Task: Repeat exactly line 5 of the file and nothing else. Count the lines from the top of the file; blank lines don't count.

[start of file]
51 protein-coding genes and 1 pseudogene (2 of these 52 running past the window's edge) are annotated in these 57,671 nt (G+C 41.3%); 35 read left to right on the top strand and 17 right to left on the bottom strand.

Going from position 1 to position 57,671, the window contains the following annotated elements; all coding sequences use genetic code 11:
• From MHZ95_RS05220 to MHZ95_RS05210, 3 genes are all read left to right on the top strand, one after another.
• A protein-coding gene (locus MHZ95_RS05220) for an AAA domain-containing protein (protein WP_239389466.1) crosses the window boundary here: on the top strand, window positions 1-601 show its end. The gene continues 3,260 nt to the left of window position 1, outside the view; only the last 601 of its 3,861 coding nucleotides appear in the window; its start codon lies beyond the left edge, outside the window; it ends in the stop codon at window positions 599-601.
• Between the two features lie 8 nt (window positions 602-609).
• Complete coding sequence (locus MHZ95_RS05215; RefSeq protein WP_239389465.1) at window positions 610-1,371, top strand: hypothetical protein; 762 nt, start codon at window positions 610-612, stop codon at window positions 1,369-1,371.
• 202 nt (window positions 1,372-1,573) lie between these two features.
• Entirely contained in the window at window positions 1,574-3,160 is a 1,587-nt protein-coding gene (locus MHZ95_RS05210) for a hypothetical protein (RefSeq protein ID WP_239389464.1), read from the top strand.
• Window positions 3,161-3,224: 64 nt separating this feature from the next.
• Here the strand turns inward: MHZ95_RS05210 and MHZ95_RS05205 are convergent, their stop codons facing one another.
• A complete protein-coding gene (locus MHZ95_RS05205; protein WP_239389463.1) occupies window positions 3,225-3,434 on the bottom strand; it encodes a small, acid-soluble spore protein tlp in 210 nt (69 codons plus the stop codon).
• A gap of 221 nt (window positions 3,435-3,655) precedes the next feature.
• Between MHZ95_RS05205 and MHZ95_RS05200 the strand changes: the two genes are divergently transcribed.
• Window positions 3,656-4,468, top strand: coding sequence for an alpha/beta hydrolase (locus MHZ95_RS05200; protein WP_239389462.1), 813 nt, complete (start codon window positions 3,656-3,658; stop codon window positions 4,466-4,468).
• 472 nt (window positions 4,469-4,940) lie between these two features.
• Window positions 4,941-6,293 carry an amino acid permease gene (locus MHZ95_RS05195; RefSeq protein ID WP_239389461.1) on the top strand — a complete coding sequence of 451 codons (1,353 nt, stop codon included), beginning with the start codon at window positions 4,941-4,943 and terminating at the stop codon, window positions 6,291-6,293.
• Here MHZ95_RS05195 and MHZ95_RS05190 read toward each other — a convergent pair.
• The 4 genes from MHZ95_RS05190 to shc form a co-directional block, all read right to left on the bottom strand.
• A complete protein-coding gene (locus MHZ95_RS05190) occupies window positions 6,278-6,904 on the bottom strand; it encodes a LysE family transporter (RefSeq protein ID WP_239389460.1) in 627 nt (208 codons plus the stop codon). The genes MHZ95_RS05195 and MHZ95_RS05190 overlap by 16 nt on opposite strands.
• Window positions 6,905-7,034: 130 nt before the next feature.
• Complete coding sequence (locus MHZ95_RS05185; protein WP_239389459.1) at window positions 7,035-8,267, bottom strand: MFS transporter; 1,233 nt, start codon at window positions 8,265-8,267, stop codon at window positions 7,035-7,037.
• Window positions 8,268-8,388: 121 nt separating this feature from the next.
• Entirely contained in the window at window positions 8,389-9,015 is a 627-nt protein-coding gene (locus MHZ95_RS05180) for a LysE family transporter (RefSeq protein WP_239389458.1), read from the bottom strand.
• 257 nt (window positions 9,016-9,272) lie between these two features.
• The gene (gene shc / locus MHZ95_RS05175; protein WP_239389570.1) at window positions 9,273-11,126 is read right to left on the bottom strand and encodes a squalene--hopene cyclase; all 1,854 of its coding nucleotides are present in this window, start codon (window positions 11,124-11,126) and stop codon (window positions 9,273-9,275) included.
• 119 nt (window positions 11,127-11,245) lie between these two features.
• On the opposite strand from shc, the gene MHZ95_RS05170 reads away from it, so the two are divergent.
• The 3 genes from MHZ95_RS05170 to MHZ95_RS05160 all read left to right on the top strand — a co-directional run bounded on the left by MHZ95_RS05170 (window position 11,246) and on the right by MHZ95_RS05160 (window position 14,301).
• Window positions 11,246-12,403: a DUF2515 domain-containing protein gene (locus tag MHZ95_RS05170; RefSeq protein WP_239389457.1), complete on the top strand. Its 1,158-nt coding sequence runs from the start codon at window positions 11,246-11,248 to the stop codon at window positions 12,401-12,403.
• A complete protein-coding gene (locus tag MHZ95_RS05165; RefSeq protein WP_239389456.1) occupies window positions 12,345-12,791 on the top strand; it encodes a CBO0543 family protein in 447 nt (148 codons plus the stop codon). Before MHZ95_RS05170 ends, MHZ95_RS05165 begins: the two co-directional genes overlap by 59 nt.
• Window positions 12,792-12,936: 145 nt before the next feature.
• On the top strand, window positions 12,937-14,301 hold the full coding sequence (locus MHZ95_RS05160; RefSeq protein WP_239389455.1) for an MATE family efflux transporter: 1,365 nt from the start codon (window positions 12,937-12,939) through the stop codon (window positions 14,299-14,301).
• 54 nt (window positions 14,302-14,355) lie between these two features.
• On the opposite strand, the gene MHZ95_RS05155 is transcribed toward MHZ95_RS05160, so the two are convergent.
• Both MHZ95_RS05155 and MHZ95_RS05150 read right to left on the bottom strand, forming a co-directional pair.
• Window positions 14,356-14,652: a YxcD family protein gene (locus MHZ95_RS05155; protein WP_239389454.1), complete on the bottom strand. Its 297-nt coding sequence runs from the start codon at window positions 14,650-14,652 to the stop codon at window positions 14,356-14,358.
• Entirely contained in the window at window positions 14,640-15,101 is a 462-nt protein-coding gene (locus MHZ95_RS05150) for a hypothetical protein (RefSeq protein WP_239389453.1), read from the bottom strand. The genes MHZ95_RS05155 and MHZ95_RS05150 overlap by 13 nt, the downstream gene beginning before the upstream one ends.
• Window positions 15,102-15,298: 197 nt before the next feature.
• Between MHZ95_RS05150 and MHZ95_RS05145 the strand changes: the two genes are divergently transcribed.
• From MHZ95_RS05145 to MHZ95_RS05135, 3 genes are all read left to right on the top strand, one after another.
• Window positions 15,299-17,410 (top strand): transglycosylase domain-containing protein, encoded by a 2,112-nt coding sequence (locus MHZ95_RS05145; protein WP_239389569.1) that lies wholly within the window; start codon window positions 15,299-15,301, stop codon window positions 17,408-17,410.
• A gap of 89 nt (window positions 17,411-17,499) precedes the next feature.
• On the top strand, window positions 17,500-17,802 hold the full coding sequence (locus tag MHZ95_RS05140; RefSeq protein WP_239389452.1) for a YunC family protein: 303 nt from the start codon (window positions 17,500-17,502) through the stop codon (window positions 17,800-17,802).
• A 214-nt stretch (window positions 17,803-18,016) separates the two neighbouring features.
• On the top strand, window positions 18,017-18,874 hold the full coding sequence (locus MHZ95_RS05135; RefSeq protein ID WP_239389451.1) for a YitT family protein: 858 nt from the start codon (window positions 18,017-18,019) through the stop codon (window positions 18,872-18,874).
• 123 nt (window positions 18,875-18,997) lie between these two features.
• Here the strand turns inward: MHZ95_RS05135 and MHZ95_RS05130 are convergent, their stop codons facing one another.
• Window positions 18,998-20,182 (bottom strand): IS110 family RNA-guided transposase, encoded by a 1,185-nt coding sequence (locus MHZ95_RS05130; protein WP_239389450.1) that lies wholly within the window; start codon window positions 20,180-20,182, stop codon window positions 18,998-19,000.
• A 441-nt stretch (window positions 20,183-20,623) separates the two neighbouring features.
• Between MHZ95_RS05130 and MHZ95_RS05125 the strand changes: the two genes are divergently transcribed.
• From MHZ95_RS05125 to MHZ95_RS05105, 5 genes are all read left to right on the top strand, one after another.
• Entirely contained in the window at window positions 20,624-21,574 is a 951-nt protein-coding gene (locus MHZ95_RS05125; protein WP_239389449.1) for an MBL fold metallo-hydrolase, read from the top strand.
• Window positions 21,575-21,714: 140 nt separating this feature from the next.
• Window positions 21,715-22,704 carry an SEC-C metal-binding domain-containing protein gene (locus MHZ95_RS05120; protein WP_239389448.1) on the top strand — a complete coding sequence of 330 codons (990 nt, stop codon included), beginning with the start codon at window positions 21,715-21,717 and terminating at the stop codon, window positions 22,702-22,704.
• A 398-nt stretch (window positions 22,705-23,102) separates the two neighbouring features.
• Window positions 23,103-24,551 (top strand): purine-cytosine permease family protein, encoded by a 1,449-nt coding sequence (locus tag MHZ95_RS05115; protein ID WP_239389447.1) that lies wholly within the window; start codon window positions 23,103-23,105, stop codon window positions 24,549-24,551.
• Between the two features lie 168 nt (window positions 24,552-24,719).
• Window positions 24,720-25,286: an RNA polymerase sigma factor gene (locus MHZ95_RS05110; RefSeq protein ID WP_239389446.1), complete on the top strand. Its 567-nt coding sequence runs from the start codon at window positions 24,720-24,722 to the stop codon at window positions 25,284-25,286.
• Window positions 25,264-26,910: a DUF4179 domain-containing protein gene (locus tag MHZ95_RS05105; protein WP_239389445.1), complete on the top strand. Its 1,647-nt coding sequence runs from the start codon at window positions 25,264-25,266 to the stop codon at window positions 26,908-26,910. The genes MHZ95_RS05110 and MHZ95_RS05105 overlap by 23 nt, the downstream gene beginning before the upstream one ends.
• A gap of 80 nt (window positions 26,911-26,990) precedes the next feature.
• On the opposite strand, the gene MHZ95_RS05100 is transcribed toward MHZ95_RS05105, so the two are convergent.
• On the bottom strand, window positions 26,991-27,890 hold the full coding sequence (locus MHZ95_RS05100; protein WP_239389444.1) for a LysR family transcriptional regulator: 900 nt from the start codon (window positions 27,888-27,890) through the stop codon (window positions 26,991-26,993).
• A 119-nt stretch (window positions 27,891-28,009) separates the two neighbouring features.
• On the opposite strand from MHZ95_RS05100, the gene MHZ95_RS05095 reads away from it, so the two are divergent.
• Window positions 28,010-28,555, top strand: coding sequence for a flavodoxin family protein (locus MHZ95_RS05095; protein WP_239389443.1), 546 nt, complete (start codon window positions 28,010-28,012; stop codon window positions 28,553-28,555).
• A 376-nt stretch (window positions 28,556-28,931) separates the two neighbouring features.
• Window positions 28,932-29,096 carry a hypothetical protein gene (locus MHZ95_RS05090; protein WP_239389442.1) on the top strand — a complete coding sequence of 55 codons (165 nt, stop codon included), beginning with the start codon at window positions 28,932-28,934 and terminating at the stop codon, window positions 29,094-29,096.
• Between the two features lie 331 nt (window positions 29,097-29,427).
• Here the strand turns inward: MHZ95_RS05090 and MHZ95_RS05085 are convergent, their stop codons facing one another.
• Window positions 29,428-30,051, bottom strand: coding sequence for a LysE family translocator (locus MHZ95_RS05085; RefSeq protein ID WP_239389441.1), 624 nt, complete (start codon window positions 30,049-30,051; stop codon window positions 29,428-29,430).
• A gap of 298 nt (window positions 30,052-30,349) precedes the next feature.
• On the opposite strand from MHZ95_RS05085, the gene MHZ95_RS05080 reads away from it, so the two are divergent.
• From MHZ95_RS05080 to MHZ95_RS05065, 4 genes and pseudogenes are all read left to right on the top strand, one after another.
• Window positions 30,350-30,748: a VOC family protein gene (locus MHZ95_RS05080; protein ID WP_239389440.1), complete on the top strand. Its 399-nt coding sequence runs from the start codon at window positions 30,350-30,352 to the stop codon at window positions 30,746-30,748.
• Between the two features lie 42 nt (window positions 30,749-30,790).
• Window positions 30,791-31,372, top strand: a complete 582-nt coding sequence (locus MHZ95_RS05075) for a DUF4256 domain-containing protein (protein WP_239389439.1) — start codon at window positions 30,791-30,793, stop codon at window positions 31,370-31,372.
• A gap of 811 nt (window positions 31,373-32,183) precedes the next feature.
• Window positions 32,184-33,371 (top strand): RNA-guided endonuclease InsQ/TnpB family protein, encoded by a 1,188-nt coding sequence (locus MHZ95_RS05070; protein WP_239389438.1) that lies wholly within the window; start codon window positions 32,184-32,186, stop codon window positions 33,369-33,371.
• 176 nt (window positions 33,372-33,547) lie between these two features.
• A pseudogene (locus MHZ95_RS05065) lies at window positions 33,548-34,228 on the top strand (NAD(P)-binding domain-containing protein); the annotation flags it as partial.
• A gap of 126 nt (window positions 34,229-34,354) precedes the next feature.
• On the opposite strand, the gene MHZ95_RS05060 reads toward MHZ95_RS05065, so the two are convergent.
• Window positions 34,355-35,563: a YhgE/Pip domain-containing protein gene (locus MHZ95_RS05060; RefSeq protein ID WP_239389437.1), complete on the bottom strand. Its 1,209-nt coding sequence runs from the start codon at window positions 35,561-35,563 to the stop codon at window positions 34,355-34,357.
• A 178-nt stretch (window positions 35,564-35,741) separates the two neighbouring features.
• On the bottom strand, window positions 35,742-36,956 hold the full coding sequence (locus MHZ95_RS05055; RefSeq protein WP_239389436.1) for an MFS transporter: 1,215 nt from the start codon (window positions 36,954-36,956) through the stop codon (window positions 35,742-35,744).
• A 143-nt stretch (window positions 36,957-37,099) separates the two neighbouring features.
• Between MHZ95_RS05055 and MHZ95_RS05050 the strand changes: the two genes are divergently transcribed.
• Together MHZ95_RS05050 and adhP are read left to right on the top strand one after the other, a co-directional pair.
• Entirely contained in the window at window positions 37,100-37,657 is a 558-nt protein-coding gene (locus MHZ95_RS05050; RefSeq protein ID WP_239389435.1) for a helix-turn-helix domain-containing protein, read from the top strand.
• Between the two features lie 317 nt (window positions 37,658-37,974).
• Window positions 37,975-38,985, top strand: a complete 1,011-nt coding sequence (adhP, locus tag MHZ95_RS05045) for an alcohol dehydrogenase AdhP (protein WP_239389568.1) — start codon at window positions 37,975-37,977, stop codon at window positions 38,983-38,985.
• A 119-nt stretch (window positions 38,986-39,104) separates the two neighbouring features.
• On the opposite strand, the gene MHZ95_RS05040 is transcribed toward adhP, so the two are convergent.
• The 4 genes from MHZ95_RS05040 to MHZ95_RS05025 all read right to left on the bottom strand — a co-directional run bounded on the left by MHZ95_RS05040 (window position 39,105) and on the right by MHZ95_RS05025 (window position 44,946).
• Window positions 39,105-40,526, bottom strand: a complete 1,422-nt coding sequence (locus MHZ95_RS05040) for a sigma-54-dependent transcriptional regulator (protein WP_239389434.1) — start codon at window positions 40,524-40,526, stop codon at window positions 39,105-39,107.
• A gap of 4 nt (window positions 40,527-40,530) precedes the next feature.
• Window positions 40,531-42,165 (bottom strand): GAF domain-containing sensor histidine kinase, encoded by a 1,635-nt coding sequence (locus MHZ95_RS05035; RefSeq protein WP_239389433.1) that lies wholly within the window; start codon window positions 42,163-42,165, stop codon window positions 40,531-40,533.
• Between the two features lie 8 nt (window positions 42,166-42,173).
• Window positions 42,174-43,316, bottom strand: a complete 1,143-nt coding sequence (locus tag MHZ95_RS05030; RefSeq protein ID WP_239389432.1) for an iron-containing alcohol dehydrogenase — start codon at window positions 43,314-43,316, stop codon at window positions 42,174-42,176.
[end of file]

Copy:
• Between the two features lie 8 nt (window positions 602-609).